In the framework of the climate induced impacts on tourism sector, we investigate the spatial and temporal distribution of forest fire danger focusing on the Mediterranean islands, using the fire weather index (FWI) as climate hazard indicator. The FWI uses sub-daily data (temperature, relative humidity, precipitation and wind speed), which for the present study are derived from the state-of-the-art RCMs of the EURO-CORDEX branch ( of the CORDEX initiative on high horizontal resolution of 11km and for two IPCC RCPs; i.e. RCP2.6 and RCP8.5. Further processing of the climatic data is implemented in order to obtain the appropriate spatial resolution of the climatic data for each island, providing information on local and regional scale.

The forest fires impact on tourism sector is then quantified along the impact chain concept, based on the IPCC AR5 climate risk concept, which is a highly participative, holistic approach to understand and to achieve a
shared perspective on climate risks. It synthesizes relationships between exposure to climate hazards, vulnerability composed of sensitivity related to physical and socio-economic features, and adaptive capacity factors with the involvement of local experts and key stakeholders (GIZ et al. 2018).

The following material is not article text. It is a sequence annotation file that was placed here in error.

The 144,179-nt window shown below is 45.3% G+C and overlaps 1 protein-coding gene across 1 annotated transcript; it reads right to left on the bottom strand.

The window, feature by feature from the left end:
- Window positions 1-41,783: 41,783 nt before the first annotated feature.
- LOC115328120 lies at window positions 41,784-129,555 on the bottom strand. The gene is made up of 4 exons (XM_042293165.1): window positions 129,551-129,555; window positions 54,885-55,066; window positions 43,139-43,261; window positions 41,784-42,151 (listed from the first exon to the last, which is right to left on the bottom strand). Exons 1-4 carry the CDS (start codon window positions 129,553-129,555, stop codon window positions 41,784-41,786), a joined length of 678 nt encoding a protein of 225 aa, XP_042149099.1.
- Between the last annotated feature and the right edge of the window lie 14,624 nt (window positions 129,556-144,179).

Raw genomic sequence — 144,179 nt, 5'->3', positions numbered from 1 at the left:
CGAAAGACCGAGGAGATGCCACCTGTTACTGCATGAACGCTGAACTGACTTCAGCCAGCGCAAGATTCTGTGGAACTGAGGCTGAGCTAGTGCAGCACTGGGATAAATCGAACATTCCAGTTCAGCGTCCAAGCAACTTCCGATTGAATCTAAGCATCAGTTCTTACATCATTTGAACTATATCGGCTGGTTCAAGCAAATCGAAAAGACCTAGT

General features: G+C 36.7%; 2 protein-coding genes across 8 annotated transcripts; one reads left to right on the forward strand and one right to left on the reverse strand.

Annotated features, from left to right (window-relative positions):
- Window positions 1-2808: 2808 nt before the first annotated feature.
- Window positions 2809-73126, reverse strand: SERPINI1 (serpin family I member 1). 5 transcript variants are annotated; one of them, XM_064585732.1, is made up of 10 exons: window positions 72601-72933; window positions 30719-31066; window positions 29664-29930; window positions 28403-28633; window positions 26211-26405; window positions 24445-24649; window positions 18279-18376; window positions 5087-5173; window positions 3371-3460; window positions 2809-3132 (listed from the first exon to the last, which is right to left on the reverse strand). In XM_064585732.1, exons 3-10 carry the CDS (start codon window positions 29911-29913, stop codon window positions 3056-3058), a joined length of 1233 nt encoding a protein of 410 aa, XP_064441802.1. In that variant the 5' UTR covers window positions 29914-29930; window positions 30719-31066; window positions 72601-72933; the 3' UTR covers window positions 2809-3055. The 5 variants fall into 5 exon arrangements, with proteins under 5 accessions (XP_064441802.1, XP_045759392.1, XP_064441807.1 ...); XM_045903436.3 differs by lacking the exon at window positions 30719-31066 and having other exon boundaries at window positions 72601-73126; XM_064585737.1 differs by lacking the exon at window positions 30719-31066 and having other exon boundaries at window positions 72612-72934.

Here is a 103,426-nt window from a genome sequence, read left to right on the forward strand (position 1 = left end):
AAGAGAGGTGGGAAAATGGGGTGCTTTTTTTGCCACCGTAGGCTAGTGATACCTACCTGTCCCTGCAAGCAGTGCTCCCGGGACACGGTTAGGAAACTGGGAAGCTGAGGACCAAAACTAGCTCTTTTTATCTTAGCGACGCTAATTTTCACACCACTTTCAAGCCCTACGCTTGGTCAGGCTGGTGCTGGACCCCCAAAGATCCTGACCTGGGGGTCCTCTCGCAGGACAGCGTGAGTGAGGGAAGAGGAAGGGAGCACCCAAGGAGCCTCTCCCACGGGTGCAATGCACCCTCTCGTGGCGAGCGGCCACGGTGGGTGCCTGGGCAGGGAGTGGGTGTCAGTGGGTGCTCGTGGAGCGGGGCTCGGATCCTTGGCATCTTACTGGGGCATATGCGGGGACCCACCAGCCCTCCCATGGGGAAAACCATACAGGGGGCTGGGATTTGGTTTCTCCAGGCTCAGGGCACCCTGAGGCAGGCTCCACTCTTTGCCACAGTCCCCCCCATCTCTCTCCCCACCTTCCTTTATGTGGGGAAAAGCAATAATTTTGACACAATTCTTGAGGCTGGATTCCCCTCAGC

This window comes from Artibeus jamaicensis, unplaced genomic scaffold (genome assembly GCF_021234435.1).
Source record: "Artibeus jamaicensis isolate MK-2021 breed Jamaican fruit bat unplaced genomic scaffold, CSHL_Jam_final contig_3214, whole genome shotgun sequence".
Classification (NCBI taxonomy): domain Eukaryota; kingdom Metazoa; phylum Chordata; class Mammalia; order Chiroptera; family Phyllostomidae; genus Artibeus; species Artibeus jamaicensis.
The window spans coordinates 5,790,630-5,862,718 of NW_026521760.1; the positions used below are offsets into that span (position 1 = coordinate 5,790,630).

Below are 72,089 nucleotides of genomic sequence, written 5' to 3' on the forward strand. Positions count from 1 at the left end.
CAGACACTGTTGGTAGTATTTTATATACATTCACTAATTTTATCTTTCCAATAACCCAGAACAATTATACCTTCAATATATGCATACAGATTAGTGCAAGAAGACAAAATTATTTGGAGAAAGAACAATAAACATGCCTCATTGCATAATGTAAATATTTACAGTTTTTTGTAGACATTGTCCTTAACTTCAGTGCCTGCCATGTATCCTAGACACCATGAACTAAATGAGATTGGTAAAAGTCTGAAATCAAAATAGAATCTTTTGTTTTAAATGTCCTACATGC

From the inter-comparison of the modelled fire danger among the islands, it is found that the danger increases from west to east and from north to south, while the exposure and vulnerability information is not uniform for among the islands. These stresses the diverse needs of adaptation across the Mediterranean, while possible common messages related to the projected future changes can be identified, facilitating climate-related policy decision making for the Blue Growth tourism sector.